Macfarlanes’ CIO Andrew Powell unpacks cloud adoption from a law firm IT perspective, including debunking much of the hype. With quotes from many of the biggest names in the industry and the results of a survey of 100 large law firms ranging in turnover from £18m to £1.8bn.
A couple of months ago I was speaking with Macfarlanes’ chief information officer Andrew Powell about the prevailing wisdom that all law firms now need to put all their data in the cloud, and the gap between what is so easily written, and the day-to-day experiences of IT directors and CIOs. ‘It would be great if you could write about your experiences and debunk some of the hype,’ I said. Little did I realise that Powell had already invited firms in the US, US and Europe to take part in research around cloud adoption across a range of core law firm applications. The ensuing report is a valuable and insightful report on the benefits, downsides and realities of the cloud, all from the perspective of the decision makers still trying to navigate this huge technological and cultural shift. It includes the results of Powell’s research, which garnered 100 responses from firms ranging in turnover from £18m to £1.8bn.
Cloud means many things but for the purposes of this report, Powell settles on the NIST definitions, which are included. While there are many benefits of moving law firm IT services to the cloud, what makes the decision so difficult is the integration challenges – moving part of the firm’s application stack can best testing, and SaaS services may not offer the same reporting options or customisations. Existing integrations built in-house over decades often aren’t all needed, and Powell observes that “modern APIs are likely more secure that whatever was cobbled together onsite, but the fact remains that there is still some change to deal with.”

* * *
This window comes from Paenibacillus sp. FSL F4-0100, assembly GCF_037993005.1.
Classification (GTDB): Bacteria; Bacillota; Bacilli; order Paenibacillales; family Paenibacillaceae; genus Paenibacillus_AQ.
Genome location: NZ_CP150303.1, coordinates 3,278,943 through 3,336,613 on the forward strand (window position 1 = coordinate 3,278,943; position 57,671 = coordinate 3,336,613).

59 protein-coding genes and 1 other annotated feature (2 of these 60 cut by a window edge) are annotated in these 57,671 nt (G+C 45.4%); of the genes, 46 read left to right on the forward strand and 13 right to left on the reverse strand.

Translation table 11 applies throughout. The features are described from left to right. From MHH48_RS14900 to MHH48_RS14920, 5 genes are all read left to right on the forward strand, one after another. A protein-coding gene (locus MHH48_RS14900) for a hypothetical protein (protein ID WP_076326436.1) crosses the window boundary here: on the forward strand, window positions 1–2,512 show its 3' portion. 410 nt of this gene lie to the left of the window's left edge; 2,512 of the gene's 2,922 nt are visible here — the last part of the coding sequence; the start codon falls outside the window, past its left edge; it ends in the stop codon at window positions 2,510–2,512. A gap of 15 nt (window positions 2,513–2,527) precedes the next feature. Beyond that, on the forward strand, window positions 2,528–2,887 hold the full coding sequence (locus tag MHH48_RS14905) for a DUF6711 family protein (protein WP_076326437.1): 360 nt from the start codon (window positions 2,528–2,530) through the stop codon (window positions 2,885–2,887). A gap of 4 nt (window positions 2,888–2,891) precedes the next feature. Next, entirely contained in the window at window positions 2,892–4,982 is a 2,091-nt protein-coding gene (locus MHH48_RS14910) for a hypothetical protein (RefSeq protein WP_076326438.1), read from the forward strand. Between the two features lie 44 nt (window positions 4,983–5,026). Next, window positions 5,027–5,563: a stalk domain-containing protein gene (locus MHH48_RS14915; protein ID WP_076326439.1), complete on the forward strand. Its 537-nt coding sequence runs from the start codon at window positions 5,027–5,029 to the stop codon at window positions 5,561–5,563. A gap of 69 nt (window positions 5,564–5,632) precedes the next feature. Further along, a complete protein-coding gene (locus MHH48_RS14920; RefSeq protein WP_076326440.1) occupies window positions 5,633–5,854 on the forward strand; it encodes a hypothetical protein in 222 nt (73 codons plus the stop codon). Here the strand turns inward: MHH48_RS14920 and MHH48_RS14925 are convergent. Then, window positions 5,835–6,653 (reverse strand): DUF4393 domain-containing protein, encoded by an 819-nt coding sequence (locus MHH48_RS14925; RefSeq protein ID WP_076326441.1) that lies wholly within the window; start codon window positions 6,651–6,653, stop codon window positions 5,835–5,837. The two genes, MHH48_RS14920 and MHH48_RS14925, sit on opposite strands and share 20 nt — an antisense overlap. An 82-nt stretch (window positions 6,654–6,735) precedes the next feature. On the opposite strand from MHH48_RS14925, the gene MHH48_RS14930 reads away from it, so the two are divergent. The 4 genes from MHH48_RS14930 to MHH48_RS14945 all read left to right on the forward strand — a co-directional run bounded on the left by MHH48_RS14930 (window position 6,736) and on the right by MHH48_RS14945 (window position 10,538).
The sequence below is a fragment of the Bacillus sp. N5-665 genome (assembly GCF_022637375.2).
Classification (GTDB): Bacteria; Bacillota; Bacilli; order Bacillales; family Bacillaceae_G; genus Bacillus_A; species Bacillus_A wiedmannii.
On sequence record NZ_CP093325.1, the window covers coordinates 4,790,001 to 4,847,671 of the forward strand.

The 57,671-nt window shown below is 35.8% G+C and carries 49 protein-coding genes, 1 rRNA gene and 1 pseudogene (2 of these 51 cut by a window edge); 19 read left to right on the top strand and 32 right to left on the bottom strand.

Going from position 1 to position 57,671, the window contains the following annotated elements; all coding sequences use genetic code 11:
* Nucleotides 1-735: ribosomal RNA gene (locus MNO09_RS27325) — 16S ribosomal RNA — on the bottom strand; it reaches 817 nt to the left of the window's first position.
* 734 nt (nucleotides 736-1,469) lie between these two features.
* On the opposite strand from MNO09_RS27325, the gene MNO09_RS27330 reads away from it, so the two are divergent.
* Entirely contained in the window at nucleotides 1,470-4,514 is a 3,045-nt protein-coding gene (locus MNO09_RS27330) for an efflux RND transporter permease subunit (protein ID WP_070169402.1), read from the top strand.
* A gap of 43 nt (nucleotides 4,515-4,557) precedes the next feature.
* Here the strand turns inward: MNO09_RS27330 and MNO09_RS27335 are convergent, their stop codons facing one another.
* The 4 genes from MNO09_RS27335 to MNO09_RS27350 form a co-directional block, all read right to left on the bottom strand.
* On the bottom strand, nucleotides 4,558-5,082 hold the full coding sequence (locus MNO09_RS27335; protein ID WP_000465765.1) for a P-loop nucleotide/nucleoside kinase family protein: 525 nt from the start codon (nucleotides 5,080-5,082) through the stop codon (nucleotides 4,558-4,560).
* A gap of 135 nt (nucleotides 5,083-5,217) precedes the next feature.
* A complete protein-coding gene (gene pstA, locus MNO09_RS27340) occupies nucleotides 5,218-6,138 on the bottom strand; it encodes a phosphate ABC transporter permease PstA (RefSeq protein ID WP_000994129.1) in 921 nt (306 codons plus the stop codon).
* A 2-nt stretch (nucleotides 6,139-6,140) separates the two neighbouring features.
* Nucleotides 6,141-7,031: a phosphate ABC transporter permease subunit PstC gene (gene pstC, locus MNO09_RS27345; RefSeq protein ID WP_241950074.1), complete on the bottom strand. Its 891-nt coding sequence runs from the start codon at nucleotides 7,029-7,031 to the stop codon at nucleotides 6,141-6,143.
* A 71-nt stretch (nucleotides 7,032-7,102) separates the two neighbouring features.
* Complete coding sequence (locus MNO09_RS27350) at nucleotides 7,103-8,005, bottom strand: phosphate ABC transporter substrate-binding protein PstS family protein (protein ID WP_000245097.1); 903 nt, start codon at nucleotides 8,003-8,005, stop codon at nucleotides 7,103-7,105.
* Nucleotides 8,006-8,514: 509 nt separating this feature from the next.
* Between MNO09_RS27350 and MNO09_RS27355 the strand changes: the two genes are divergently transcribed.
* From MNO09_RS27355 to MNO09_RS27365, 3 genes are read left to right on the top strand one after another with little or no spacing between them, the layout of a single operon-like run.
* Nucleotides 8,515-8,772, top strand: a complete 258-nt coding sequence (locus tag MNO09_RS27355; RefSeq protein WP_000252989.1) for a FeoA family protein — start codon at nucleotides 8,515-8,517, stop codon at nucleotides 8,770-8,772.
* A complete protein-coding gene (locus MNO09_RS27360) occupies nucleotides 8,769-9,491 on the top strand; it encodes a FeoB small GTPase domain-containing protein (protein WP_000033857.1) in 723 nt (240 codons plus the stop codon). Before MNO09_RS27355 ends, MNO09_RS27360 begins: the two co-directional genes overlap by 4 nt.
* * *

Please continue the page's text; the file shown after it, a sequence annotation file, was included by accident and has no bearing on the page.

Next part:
In the wake of the COP26 climate change conference in Glasgow, what’s interesting is Powell’s reflections on the environmental, social and governance (ESG) considerations of cloud computing – can moving your data off premises help a firm to reduce carbon emissions? “A firm may be able to reduce energy consumption and air conditioning in its facilities by moving services away from on-premise and IaaS to SaaS cloud services, taking advantage of efficiencies brought about by a scale of operations that cannot be achieved by one firm alone. But if a firm keeps all its infrastructure running to support other applications whilst also taking on SaaS services, there is an overall increase in consumption and emissions, however efficient the SaaS vendor. There may well be potential benefits in this area, but a holistic approach is needed that incorporates minimising data storage and decommissioning old infrastructure,” says Powell.
In terms of where the legal sector is heading with cloud, Powell’s survey is fascinating. It shows that whereas over 70% of firms’ document management systems were on premises pre-pandemic, by next year that figure will be 35%.
When it comes to practice management systems, pre-pandemic over 80% were on premises, while next year that figure will be just over 50%.
But perhaps the most dramatic change is around email, and specifically exchange online. Pre-pandemic, over 70% of firms’ emails were on-premises. That figure is now less than 10%.
The report contains quotes and observations from all of those listed below (in the order they appear):
Nathan Hayes, IT director, Osborne Clarke
Andy Brown, CTO, Mobliciti
Jim McKenna, CIO at Fenwick
Karen Jacks, CTO at Bird and Bird
Matt Watts, chief technology evangelist at NetApp
Peter Bauer, CEO at Mimecast
Neil Araujo, CEO and co-founder at iManage
This is certainly not a cloud-denial report and McKenna sums the finding up by describing the shift from ‘if’ firms move to the cloud to ‘when’ they move.
However, there are multiple challenges, which it does no-one any favours to gloss over, and which we must continue to acknowledge and address head on.